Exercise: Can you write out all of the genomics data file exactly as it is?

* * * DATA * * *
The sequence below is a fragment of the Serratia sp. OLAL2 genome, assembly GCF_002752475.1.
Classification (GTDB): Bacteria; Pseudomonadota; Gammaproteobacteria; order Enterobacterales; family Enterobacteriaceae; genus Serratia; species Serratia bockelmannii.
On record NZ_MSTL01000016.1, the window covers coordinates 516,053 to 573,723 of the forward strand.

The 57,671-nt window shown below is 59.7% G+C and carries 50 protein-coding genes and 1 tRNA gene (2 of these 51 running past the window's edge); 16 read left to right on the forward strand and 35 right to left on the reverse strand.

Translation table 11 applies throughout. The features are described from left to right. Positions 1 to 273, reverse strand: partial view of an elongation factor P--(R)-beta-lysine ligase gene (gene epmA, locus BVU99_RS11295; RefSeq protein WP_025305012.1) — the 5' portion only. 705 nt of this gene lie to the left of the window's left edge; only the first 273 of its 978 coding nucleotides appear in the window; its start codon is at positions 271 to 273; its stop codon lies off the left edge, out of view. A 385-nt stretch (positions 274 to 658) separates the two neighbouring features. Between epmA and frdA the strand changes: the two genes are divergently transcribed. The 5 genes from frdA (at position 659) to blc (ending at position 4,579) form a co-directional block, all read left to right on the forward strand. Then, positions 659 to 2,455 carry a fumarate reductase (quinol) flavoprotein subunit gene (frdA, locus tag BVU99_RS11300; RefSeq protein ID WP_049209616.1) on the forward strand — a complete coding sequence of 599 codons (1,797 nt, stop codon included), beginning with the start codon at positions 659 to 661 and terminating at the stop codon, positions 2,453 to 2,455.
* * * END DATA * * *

The sequence below is a fragment of the Serratia sp. OLAL2 genome, assembly GCF_002752475.1.
Classification (GTDB): Bacteria; Pseudomonadota; Gammaproteobacteria; order Enterobacterales; family Enterobacteriaceae; genus Serratia; species Serratia bockelmannii.
On record NZ_MSTL01000016.1, the window covers coordinates 516,053 to 573,723 of the forward strand.

The 57,671-nt window shown below is 59.7% G+C and carries 50 protein-coding genes and 1 tRNA gene (2 of these 51 running past the window's edge); 16 read left to right on the forward strand and 35 right to left on the reverse strand.

Translation table 11 applies throughout. The features are described from left to right. Positions 1 to 273, reverse strand: partial view of an elongation factor P--(R)-beta-lysine ligase gene (gene epmA, locus BVU99_RS11295; RefSeq protein WP_025305012.1) — the 5' portion only. 705 nt of this gene lie to the left of the window's left edge; only the first 273 of its 978 coding nucleotides appear in the window; its start codon is at positions 271 to 273; its stop codon lies off the left edge, out of view. A 385-nt stretch (positions 274 to 658) separates the two neighbouring features. Between epmA and frdA the strand changes: the two genes are divergently transcribed. The 5 genes from frdA (at position 659) to blc (ending at position 4,579) form a co-directional block, all read left to right on the forward strand. Then, positions 659 to 2,455 carry a fumarate reductase (quinol) flavoprotein subunit gene (frdA, locus tag BVU99_RS11300; RefSeq protein ID WP_049209616.1) on the forward strand — a complete coding sequence of 599 codons (1,797 nt, stop codon included), beginning with the start codon at positions 659 to 661 and terminating at the stop codon, positions 2,453 to 2,455.